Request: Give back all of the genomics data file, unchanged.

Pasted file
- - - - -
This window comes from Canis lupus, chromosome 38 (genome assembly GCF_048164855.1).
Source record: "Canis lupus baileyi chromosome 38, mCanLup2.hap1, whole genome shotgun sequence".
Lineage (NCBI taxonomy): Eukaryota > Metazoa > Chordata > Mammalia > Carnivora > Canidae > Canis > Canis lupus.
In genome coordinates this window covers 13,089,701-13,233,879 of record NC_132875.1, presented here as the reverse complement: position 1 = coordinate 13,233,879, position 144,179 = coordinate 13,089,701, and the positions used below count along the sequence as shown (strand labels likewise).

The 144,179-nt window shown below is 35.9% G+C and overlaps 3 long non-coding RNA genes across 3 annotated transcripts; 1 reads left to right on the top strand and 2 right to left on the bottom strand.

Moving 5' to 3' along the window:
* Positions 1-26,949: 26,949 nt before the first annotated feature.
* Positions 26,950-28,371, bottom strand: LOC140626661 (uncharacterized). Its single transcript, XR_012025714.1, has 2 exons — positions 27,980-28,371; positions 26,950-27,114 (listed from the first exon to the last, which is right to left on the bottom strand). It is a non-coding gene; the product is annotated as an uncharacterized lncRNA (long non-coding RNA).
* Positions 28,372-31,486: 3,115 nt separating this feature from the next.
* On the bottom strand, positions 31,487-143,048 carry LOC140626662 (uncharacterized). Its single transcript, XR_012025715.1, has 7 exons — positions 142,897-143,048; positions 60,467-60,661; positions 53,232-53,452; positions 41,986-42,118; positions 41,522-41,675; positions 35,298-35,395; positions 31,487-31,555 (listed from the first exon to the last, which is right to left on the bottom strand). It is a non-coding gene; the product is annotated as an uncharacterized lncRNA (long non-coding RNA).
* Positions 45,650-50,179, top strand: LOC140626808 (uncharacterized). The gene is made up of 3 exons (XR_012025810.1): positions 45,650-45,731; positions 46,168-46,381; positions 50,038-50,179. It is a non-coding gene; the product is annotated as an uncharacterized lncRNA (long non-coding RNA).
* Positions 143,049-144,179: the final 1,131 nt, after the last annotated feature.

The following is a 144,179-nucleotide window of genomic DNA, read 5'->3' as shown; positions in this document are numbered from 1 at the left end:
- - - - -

This window comes from Canis lupus, chromosome 38 (genome assembly GCF_048164855.1).
Source record: "Canis lupus baileyi chromosome 38, mCanLup2.hap1, whole genome shotgun sequence".
Lineage (NCBI taxonomy): Eukaryota > Metazoa > Chordata > Mammalia > Carnivora > Canidae > Canis > Canis lupus.
In genome coordinates this window covers 13,089,701-13,233,879 of record NC_132875.1, presented here as the reverse complement: position 1 = coordinate 13,233,879, position 144,179 = coordinate 13,089,701, and the positions used below count along the sequence as shown (strand labels likewise).

The 144,179-nt window shown below is 35.9% G+C and overlaps 3 long non-coding RNA genes across 3 annotated transcripts; 1 reads left to right on the top strand and 2 right to left on the bottom strand.

Moving 5' to 3' along the window:
* Positions 1-26,949: 26,949 nt before the first annotated feature.
* Positions 26,950-28,371, bottom strand: LOC140626661 (uncharacterized). Its single transcript, XR_012025714.1, has 2 exons — positions 27,980-28,371; positions 26,950-27,114 (listed from the first exon to the last, which is right to left on the bottom strand). It is a non-coding gene; the product is annotated as an uncharacterized lncRNA (long non-coding RNA).
* Positions 28,372-31,486: 3,115 nt separating this feature from the next.
* On the bottom strand, positions 31,487-143,048 carry LOC140626662 (uncharacterized). Its single transcript, XR_012025715.1, has 7 exons — positions 142,897-143,048; positions 60,467-60,661; positions 53,232-53,452; positions 41,986-42,118; positions 41,522-41,675; positions 35,298-35,395; positions 31,487-31,555 (listed from the first exon to the last, which is right to left on the bottom strand). It is a non-coding gene; the product is annotated as an uncharacterized lncRNA (long non-coding RNA).
* Positions 45,650-50,179, top strand: LOC140626808 (uncharacterized). The gene is made up of 3 exons (XR_012025810.1): positions 45,650-45,731; positions 46,168-46,381; positions 50,038-50,179. It is a non-coding gene; the product is annotated as an uncharacterized lncRNA (long non-coding RNA).
* Positions 143,049-144,179: the final 1,131 nt, after the last annotated feature.

The following is a 144,179-nucleotide window of genomic DNA, read 5'->3' as shown; positions in this document are numbered from 1 at the left end: